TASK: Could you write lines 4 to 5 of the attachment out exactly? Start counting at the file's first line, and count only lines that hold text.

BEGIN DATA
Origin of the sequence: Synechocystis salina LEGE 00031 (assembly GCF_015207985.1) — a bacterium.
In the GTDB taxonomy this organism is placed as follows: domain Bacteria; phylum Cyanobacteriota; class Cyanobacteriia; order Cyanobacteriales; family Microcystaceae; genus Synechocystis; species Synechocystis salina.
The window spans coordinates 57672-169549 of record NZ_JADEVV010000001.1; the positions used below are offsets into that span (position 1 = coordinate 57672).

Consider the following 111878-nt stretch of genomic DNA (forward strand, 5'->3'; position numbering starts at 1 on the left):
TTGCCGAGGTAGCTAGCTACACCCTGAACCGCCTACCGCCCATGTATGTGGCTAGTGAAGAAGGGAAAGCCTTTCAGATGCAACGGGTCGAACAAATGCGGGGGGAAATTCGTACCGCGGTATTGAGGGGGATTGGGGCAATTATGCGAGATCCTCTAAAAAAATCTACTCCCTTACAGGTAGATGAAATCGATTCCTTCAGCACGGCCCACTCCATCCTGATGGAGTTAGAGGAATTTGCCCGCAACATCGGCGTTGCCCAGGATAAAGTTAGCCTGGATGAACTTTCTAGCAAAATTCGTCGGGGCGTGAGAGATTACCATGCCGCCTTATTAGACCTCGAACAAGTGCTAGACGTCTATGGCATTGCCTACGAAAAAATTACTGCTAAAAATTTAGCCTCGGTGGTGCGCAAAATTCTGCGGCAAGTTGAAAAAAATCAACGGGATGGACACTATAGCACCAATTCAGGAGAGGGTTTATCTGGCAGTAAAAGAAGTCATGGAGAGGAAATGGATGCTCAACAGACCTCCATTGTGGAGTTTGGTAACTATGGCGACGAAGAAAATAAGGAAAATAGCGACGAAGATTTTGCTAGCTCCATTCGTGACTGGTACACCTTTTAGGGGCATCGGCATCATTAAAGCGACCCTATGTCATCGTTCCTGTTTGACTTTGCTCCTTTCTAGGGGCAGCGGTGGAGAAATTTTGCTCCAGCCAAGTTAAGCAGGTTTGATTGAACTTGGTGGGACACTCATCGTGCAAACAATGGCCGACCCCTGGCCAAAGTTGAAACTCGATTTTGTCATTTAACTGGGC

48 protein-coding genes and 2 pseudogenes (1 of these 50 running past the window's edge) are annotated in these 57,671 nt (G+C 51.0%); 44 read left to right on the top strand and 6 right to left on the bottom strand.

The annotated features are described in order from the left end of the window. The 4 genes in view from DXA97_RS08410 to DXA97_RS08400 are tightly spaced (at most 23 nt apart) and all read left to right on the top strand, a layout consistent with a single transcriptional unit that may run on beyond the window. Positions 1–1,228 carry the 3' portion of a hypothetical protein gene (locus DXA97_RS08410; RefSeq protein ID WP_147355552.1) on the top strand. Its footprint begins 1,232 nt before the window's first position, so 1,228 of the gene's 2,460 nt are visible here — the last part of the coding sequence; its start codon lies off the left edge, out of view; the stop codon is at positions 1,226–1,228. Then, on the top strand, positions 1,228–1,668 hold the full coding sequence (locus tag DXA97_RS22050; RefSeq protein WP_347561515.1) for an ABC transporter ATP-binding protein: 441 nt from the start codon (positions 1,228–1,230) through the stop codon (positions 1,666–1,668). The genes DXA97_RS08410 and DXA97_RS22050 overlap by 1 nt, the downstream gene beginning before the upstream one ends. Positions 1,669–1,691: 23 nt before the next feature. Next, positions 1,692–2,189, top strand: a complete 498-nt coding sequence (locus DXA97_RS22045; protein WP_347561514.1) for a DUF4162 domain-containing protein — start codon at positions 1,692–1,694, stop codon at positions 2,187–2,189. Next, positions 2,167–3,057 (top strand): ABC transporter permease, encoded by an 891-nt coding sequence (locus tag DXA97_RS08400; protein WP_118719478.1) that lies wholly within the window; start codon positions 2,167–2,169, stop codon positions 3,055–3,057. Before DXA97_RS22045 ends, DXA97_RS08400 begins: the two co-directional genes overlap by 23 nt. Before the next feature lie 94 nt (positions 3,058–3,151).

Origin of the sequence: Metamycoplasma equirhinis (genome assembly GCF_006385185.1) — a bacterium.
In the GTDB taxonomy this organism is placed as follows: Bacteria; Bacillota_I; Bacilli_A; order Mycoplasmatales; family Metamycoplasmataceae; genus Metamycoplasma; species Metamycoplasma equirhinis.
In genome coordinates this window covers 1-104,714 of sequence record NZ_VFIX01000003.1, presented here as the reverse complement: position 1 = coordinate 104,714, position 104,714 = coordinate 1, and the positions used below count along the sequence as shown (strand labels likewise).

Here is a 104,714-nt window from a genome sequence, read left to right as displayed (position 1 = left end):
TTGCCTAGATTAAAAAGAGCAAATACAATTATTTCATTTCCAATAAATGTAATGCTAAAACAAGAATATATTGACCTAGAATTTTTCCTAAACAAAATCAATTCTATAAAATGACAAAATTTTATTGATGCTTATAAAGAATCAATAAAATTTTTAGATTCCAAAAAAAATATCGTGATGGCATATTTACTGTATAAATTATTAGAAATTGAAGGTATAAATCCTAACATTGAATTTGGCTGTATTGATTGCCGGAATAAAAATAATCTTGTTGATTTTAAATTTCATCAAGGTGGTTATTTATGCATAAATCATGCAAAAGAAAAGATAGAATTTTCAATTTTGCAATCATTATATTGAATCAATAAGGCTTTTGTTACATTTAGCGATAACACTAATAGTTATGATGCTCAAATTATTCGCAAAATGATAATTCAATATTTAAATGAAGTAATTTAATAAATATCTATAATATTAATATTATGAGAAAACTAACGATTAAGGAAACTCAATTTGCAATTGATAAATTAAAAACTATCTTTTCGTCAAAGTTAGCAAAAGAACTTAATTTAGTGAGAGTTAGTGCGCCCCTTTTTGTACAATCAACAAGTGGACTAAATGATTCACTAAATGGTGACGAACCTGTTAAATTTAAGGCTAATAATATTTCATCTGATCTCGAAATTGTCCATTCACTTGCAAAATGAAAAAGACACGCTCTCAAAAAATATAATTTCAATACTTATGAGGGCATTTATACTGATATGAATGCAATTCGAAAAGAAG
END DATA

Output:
Consider the following 111878-nt stretch of genomic DNA (forward strand, 5'->3'; position numbering starts at 1 on the left):
TTGCCGAGGTAGCTAGCTACACCCTGAACCGCCTACCGCCCATGTATGTGGCTAGTGAAGAAGGGAAAGCCTTTCAGATGCAACGGGTCGAACAAATGCGGGGGGAAATTCGTACCGCGGTATTGAGGGGGATTGGGGCAATTATGCGAGATCCTCTAAAAAAATCTACTCCCTTACAGGTAGATGAAATCGATTCCTTCAGCACGGCCCACTCCATCCTGATGGAGTTAGAGGAATTTGCCCGCAACATCGGCGTTGCCCAGGATAAAGTTAGCCTGGATGAACTTTCTAGCAAAATTCGTCGGGGCGTGAGAGATTACCATGCCGCCTTATTAGACCTCGAACAAGTGCTAGACGTCTATGGCATTGCCTACGAAAAAATTACTGCTAAAAATTTAGCCTCGGTGGTGCGCAAAATTCTGCGGCAAGTTGAAAAAAATCAACGGGATGGACACTATAGCACCAATTCAGGAGAGGGTTTATCTGGCAGTAAAAGAAGTCATGGAGAGGAAATGGATGCTCAACAGACCTCCATTGTGGAGTTTGGTAACTATGGCGACGAAGAAAATAAGGAAAATAGCGACGAAGATTTTGCTAGCTCCATTCGTGACTGGTACACCTTTTAGGGGCATCGGCATCATTAAAGCGACCCTATGTCATCGTTCCTGTTTGACTTTGCTCCTTTCTAGGGGCAGCGGTGGAGAAATTTTGCTCCAGCCAAGTTAAGCAGGTTTGATTGAACTTGGTGGGACACTCATCGTGCAAACAATGGCCGACCCCTGGCCAAAGTTGAAACTCGATTTTGTCATTTAACTGGGC